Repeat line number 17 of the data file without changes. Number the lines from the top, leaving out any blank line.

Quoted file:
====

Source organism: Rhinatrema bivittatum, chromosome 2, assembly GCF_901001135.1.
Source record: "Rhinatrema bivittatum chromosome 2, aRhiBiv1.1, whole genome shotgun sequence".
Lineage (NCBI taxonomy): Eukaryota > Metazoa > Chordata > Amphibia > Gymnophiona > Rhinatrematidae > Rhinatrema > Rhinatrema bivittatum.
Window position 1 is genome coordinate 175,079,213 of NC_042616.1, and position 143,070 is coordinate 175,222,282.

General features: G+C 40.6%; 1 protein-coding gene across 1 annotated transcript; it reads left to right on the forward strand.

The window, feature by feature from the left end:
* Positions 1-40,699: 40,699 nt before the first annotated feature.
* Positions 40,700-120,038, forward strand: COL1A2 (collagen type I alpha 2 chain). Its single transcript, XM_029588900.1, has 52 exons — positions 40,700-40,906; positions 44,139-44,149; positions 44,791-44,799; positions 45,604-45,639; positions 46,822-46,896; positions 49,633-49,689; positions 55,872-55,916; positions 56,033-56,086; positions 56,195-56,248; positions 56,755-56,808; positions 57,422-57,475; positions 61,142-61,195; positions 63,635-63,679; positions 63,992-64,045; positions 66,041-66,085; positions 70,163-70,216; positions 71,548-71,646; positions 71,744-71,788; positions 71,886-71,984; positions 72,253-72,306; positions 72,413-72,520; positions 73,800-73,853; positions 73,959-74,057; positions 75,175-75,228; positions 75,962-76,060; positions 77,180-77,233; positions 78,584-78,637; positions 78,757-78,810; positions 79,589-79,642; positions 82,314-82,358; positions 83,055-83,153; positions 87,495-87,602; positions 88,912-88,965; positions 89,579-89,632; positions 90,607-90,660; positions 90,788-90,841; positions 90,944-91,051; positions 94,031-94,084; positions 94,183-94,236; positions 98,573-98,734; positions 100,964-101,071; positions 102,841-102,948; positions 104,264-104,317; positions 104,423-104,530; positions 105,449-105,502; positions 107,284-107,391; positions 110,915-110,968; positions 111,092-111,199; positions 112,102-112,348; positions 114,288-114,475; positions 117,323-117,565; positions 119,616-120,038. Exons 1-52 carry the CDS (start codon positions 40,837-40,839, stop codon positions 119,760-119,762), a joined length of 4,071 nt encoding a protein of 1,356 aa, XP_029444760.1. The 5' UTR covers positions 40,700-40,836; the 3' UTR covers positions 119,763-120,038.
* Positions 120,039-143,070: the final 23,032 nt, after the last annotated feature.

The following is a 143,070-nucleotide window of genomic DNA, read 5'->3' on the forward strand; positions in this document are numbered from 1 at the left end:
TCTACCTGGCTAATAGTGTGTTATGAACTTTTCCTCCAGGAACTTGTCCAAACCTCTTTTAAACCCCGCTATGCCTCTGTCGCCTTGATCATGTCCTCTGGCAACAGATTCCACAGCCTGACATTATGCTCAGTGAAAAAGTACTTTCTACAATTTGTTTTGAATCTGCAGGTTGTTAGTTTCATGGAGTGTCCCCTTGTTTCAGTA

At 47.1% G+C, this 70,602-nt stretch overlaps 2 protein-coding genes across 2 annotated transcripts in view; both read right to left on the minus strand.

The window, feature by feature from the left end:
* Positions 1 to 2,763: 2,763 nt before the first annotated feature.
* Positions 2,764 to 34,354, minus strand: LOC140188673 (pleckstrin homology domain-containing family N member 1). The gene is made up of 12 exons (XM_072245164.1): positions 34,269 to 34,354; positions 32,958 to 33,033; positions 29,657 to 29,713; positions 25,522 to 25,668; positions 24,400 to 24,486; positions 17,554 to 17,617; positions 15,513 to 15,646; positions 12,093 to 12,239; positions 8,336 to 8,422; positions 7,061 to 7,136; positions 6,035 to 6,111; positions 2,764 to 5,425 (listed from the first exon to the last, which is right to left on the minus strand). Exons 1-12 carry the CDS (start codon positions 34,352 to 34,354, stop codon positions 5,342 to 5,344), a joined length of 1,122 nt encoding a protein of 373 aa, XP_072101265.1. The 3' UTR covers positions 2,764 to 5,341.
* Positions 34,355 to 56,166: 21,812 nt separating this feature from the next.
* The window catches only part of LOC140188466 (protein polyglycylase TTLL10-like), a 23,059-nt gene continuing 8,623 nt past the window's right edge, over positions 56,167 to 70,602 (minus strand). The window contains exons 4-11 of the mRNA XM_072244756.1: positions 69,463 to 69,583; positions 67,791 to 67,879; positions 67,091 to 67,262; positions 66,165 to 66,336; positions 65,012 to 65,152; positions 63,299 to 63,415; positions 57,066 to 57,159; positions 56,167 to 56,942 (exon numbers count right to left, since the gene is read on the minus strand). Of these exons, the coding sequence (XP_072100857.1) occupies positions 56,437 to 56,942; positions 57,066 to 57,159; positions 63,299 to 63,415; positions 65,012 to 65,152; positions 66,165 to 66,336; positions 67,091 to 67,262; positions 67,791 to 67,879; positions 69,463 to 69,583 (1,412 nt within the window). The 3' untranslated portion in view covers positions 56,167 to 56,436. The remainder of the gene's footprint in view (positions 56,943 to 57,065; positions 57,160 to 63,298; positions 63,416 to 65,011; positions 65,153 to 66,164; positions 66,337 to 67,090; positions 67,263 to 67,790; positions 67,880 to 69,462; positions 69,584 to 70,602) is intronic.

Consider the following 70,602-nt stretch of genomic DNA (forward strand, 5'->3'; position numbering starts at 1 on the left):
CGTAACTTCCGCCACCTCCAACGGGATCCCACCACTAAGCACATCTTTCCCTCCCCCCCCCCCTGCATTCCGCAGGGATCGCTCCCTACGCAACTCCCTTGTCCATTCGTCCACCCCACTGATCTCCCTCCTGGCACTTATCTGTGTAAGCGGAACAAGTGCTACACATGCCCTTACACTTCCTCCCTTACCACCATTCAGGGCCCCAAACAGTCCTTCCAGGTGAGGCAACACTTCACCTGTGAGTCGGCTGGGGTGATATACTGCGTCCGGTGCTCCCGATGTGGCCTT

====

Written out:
* The window catches only part of LOC140188466 (protein polyglycylase TTLL10-like), a 23,059-nt gene continuing 8,623 nt past the window's right edge, over positions 56,167 to 70,602 (minus strand). The window contains exons 4-11 of the mRNA XM_072244756.1: positions 69,463 to 69,583; positions 67,791 to 67,879; positions 67,091 to 67,262; positions 66,165 to 66,336; positions 65,012 to 65,152; positions 63,299 to 63,415; positions 57,066 to 57,159; positions 56,167 to 56,942 (exon numbers count right to left, since the gene is read on the minus strand). Of these exons, the coding sequence (XP_072100857.1) occupies positions 56,437 to 56,942; positions 57,066 to 57,159; positions 63,299 to 63,415; positions 65,012 to 65,152; positions 66,165 to 66,336; positions 67,091 to 67,262; positions 67,791 to 67,879; positions 69,463 to 69,583 (1,412 nt within the window). The 3' untranslated portion in view covers positions 56,167 to 56,436. The remainder of the gene's footprint in view (positions 56,943 to 57,065; positions 57,160 to 63,298; positions 63,416 to 65,011; positions 65,153 to 66,164; positions 66,337 to 67,090; positions 67,263 to 67,790; positions 67,880 to 69,462; positions 69,584 to 70,602) is intronic.